“There’s all kinds of life-experiences that come to one unasked-for,” said sculptor and painter Marjorie Minkin while showing me her light-filled Lexan relief sculptures one November evening on her Waltham studio wall. We are discussing her approaching exhibition at the John Joseph Moakley Federal Courthouse on Fan Pier in Boston Harbor. Skins of translucent polycarbonate dance on the white wall, their lines, shadows, reflections and rills of color overlapping. Migrating to the curved brick wall of the Courthouse’s Atrium Gallery, they will face a huge, impending tsunami — a four-story, curved glass curtain wall that opens onto a glorious northerly view of Boston’s Inner Harbor. Minkin expects her Lexans will behave quite differently when backed by the rusty textures of New England water-struck brick and illuminated by the vagaries of sun, sky and sea. But what she doesn’t know is how.
The Abstract Expressionist painter Barnett Newman once quipped: “Sculpture is what you bump into when you back up to see a painting.” Minkin hardly foresaw that she would become a sculptor. Always skeptical of surface appearances, she had studied philosophy and hoped to explore quantum physics’ understanding of change and time. Boston University accepted her as a Ph.D. candidate but, citing the misogynistic policy of the 1960s, refused to give her the financial support of a teaching fellowship. Minkin quit to pursue her curiosity about color at the School of the Museum of Fine Arts, Boston. She was awarded a Fifth Year Traveling Fellowship on the strength of her by then abstract color-field-style painting.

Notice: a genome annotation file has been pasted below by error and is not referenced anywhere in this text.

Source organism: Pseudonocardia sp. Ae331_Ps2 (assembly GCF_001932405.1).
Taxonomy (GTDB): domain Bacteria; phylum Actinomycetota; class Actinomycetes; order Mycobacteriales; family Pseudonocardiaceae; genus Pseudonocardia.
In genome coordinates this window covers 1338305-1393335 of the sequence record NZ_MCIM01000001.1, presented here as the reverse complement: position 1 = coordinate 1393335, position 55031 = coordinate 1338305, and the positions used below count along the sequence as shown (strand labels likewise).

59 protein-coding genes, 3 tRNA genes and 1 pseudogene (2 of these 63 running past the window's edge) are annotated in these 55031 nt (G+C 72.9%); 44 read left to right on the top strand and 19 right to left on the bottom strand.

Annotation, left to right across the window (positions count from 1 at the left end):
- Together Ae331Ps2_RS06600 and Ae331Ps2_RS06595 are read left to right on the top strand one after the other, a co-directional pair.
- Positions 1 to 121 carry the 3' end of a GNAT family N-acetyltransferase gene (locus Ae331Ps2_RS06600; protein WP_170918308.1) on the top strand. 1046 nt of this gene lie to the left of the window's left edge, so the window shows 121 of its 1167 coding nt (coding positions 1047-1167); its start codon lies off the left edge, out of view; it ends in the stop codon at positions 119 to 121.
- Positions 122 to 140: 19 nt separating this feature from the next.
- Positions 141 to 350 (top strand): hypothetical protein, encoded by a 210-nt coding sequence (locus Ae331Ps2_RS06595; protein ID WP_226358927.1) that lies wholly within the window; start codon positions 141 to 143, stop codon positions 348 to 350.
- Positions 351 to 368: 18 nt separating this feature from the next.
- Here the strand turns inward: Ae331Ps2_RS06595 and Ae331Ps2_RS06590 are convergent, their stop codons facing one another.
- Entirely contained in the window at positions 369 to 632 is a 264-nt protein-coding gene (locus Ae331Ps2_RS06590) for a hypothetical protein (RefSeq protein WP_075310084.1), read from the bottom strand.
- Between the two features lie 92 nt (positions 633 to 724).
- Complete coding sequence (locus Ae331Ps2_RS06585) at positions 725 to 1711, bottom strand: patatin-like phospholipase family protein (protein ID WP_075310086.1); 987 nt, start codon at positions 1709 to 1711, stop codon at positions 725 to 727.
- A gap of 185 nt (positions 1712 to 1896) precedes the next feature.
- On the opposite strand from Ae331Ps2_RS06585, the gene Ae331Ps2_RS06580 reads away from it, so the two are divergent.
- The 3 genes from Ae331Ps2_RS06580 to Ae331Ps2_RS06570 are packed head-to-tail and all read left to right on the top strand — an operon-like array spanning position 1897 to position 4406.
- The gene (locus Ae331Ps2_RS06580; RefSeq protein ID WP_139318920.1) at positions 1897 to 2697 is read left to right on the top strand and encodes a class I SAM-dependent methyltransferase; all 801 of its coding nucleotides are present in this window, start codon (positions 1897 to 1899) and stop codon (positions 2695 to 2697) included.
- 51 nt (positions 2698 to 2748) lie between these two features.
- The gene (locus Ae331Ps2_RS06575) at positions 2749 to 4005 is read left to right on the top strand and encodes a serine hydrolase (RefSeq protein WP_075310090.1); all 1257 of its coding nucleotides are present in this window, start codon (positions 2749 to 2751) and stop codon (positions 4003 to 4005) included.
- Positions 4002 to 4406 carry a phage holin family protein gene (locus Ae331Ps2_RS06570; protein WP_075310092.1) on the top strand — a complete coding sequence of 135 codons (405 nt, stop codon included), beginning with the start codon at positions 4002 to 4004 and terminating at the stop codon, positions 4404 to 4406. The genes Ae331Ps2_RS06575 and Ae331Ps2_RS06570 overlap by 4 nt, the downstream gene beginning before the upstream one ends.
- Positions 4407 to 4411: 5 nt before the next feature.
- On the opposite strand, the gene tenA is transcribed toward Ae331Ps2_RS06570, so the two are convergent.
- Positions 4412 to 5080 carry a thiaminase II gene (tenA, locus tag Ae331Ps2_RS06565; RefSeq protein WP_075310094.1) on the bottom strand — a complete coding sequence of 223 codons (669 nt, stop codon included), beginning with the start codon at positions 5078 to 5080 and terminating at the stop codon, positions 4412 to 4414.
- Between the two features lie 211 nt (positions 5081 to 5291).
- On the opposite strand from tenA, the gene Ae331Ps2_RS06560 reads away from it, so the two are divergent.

Having seen Morris Louis’s “Unfurled” paintings — giant expanses of poured paint on raw canvas — at Boston’s Museum of Fine Arts, Minkin was astonished by their gestural fluidity. Louis’s vibrant ripples reminded her of healing hours spent, during a childhood marked by early loss and impaired vision, wandering the beaches near Boston and observing the waves and currents in the changing light.